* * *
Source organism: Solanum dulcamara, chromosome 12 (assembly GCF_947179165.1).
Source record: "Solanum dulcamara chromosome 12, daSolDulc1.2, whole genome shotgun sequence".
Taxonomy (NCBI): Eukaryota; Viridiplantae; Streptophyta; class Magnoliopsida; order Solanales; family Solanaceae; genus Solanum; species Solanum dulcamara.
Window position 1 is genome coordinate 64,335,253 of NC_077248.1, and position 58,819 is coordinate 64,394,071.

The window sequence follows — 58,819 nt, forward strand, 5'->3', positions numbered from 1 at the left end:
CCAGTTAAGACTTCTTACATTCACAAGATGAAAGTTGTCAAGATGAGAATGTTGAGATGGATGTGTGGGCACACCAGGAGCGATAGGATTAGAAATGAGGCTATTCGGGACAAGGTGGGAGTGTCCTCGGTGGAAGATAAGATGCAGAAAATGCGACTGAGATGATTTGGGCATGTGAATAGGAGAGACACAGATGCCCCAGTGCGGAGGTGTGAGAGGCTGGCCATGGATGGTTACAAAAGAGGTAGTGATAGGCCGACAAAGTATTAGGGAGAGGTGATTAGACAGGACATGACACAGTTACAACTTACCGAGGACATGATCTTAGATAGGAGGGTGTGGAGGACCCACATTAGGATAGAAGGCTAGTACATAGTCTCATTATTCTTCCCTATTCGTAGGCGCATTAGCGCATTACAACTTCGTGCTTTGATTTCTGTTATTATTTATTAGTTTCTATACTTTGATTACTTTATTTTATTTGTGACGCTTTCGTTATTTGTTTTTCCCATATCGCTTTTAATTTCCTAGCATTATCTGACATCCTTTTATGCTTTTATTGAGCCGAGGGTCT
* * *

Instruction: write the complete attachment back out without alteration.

Source organism: Solanum dulcamara, chromosome 12 (assembly GCF_947179165.1).
Source record: "Solanum dulcamara chromosome 12, daSolDulc1.2, whole genome shotgun sequence".
Taxonomy (NCBI): Eukaryota; Viridiplantae; Streptophyta; class Magnoliopsida; order Solanales; family Solanaceae; genus Solanum; species Solanum dulcamara.
Window position 1 is genome coordinate 64,335,253 of NC_077248.1, and position 58,819 is coordinate 64,394,071.

The window sequence follows — 58,819 nt, forward strand, 5'->3', positions numbered from 1 at the left end:
CCAGTTAAGACTTCTTACATTCACAAGATGAAAGTTGTCAAGATGAGAATGTTGAGATGGATGTGTGGGCACACCAGGAGCGATAGGATTAGAAATGAGGCTATTCGGGACAAGGTGGGAGTGTCCTCGGTGGAAGATAAGATGCAGAAAATGCGACTGAGATGATTTGGGCATGTGAATAGGAGAGACACAGATGCCCCAGTGCGGAGGTGTGAGAGGCTGGCCATGGATGGTTACAAAAGAGGTAGTGATAGGCCGACAAAGTATTAGGGAGAGGTGATTAGACAGGACATGACACAGTTACAACTTACCGAGGACATGATCTTAGATAGGAGGGTGTGGAGGACCCACATTAGGATAGAAGGCTAGTACATAGTCTCATTATTCTTCCCTATTCGTAGGCGCATTAGCGCATTACAACTTCGTGCTTTGATTTCTGTTATTATTTATTAGTTTCTATACTTTGATTACTTTATTTTATTTGTGACGCTTTCGTTATTTGTTTTTCCCATATCGCTTTTAATTTCCTAGCATTATCTGACATCCTTTTATGCTTTTATTGAGCCGAGGGTCT